Being a healthy human being involves being conscious of ourselves and how we show up in the world. If you recognize yourself as a transmitter of toxic positivity, it’s time to cut it out. You’re hurting yourself and the people you care about most by insisting on this monochromatic mindset. Instead of practicing toxic positivity, aim for balance and the acceptance of both good and bad emotions rather than all-or-nothing thinking.
If you’re being influenced by toxic positivity, we encourage you to set healthy boundaries with anyone who passes judgment on your authentic experience and speak your truth.
Positivity isn’t bad.
It is only harmful if it is disingenuously encouraged and when it dismisses other emotions. Thinking positively and encouraging positive vibes has its time and place; however, perhaps we should consider modifying the mantra “good vibes only” to “any vibe accepted” when listening to others and considering our own emotions.
As humans, we want to share all our emotions with our loved ones. We want to talk about our difficult emotions without worrying about being judged or feeling guilty. When you look at only the brighter side of life and fail to acknowledge what you are actually feeling, it is a toxic recipe for disaster. It is crucial that we look at all our emotions and validate our feelings. We need to tell ourselves – it’s okay to not be okay.
So before uttering another hakuna matata, consider the consequences and apply compassion and empathy instead. We get one chance at this beautiful, painful, imperfect life…embrace it entirely and you’ll reap the rewards of bountiful aliveness.
It can be life altering.
5 Interesting Books on the Topic
1. Toxic Positivity – Theo Tucker
In the foreword, Tucker commands the reader’s attention when describing a situation when toxic positivity could have cost someone their life.
The author recounts a time when he was headed to conduct a Bible study at church. He approached a gentleman who was visibly upset after ending a call on a payphone. He asked the man if he was okay, and the man responded, “No.”
Tucker could have thrown out an empty positive phrase to diffuse the scene; however, what he did next may very well have saved the man’s life. Tucker elicited the help of a nearby elder.
This elder was able to talk to the gentleman and found that he planned to take his life in the parking lot. Things could have ended very differently had toxic positivity been used. Tucker analyzes five seemingly harmless phrases and explains what makes them toxic, offering suggestions for what to say instead.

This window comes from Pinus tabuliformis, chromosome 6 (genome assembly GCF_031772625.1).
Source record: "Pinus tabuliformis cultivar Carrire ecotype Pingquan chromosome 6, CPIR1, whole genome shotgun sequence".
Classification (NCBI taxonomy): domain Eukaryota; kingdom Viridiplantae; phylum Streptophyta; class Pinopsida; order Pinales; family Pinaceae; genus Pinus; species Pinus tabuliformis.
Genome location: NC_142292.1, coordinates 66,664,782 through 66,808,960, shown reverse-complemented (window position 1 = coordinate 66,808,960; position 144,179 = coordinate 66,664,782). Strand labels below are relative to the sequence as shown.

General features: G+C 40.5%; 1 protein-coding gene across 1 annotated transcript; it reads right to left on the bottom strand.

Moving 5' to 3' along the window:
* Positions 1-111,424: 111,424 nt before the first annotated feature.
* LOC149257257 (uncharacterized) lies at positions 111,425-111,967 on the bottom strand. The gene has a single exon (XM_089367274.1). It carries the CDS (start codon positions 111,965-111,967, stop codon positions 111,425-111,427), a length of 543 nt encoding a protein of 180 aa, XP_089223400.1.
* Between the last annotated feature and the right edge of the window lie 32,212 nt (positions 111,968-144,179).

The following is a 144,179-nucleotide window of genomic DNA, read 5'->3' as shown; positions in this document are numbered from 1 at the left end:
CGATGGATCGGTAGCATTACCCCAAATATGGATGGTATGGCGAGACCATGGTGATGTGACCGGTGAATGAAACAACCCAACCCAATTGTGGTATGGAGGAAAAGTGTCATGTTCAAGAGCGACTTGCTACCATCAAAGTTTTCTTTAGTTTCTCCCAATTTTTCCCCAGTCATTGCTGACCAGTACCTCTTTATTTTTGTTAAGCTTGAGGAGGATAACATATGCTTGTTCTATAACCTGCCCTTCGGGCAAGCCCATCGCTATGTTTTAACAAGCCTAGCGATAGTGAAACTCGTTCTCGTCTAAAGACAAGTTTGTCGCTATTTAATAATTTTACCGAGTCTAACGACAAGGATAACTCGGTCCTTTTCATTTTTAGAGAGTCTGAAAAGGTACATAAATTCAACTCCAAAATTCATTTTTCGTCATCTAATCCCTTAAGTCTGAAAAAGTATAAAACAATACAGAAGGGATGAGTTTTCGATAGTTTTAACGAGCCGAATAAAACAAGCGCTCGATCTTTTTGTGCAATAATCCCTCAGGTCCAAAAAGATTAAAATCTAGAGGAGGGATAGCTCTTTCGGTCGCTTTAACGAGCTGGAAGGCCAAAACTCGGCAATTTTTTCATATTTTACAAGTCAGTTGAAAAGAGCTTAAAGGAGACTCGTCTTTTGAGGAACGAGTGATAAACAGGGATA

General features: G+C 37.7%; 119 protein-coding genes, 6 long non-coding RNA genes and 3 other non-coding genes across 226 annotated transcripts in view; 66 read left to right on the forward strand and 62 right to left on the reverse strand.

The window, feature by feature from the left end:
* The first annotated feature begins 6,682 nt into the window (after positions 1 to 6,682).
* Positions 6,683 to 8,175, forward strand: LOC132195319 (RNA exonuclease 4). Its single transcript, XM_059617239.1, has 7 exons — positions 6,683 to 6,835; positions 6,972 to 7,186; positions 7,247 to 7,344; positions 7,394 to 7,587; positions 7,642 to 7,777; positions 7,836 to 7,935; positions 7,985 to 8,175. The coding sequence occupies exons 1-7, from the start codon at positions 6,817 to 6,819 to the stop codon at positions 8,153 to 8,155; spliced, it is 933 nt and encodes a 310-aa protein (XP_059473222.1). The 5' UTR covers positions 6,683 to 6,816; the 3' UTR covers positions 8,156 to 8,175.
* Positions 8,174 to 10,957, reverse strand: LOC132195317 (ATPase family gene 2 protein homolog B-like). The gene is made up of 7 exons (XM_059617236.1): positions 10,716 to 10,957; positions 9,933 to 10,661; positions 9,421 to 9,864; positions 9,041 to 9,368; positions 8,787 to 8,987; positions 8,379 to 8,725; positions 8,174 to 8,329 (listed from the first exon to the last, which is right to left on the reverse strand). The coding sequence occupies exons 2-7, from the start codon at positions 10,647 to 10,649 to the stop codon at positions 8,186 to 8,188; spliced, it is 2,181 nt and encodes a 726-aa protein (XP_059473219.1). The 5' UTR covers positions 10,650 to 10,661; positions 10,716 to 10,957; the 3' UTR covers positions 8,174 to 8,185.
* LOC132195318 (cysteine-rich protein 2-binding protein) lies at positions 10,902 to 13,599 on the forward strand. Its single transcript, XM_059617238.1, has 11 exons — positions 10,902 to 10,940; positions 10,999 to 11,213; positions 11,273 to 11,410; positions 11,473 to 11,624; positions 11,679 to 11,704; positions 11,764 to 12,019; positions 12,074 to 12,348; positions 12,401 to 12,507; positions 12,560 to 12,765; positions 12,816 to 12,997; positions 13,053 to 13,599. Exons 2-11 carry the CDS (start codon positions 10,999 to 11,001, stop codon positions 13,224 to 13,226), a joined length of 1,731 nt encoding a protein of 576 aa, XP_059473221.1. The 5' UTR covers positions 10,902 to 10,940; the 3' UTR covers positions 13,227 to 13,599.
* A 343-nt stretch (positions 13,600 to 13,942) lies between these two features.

Find the book on Amazon.
2. Bright-Sided: How Positive Thinking Is Undermining America – Barbara Ehrenreich
Positive phrases do not pay the mortgage, nor do they cure cancer. Author Barbara Ehrenreich describes toxic positivity as a “reckless optimism” when she was confronted with optimistic statements following her diagnosis with breast cancer.
She explains that it is important to prepare ourselves for life’s challenges, and the ever-cheerful outlook that seems to be taking over America cannot accomplish this. Ehrenreich begs for a change in this cultural attitude.
Find the book on Amazon.
3. Emotional Agility: Get Unstuck, Embrace Change and Thrive in Work and Life – Susan David
Dr. Susan David introduces emotional agility as what differentiates people who master challenges from people who are thwarted by them.
Dr. David’s life work of studying emotions, happiness, and achievement led her to developing the idea of emotional agility. She defines emotional agility as accepting difficult emotions, making slight changes, and adapting to the presented challenge.
This book explains the importance of experiencing negative emotions and how to turn those experiences into success.
Find the book on Amazon.
4. Manage My Emotions: What I Wish I’d Learned in School About Anger, Fear and Love – Kenneth Martz
This four-part book not only acknowledges both positive and negative emotions, it also helps readers understand their emotions, leading to a purpose-driven life based on true emotional needs.
Additionally, Dr. Kenneth Martz provides effective self-assessment exercises that support the reader in developing the ability to control emotions and limit the effect of ‘less comfortable emotions.’
These include 8 powerful ways to conquer fear, 14 thoughtful tools to manage anger, and 12 simple exercises to quiet one’s worry.
This book gives an excellent insight into understanding emotions, which is helpful in combating toxic positivity.
Find the book on Amazon.
5. Be Positive: Fuck Toxic Positivity – Briah Fleming
Pardon the language of the title; however, this book provides daily affirmations that encourage the reader to create peace and happiness in the way they think, speak, and act, all the while discouraging the “good vibes only” catchphrase.
The affirmations were created to be read, meditated on, and lived by. These mantras are intended to replace the use of toxic positivity.
Find the book on Amazon.